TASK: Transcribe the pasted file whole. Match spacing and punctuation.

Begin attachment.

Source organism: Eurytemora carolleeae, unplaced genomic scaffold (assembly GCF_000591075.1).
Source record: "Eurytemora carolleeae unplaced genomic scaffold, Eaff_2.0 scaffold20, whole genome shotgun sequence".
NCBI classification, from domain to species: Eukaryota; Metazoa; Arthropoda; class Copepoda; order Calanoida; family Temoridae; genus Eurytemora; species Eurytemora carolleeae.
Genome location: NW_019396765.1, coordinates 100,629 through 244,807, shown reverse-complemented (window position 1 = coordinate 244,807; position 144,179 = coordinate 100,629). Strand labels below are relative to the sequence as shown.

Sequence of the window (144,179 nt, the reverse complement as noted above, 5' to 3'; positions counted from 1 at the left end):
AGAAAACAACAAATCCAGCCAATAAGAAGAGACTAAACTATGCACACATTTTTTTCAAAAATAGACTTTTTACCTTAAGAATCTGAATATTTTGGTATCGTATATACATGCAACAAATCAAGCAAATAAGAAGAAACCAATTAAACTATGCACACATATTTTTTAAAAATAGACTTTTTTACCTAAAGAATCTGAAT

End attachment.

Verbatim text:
Source organism: Eurytemora carolleeae, unplaced genomic scaffold (assembly GCF_000591075.1).
Source record: "Eurytemora carolleeae unplaced genomic scaffold, Eaff_2.0 scaffold20, whole genome shotgun sequence".
NCBI classification, from domain to species: Eukaryota; Metazoa; Arthropoda; class Copepoda; order Calanoida; family Temoridae; genus Eurytemora; species Eurytemora carolleeae.
Genome location: NW_019396765.1, coordinates 100,629 through 244,807, shown reverse-complemented (window position 1 = coordinate 244,807; position 144,179 = coordinate 100,629). Strand labels below are relative to the sequence as shown.

Sequence of the window (144,179 nt, the reverse complement as noted above, 5' to 3'; positions counted from 1 at the left end):
AGAAAACAACAAATCCAGCCAATAAGAAGAGACTAAACTATGCACACATTTTTTTCAAAAATAGACTTTTTACCTTAAGAATCTGAATATTTTGGTATCGTATATACATGCAACAAATCAAGCAAATAAGAAGAAACCAATTAAACTATGCACACATATTTTTTAAAAATAGACTTTTTTACCTAAAGAATCTGAAT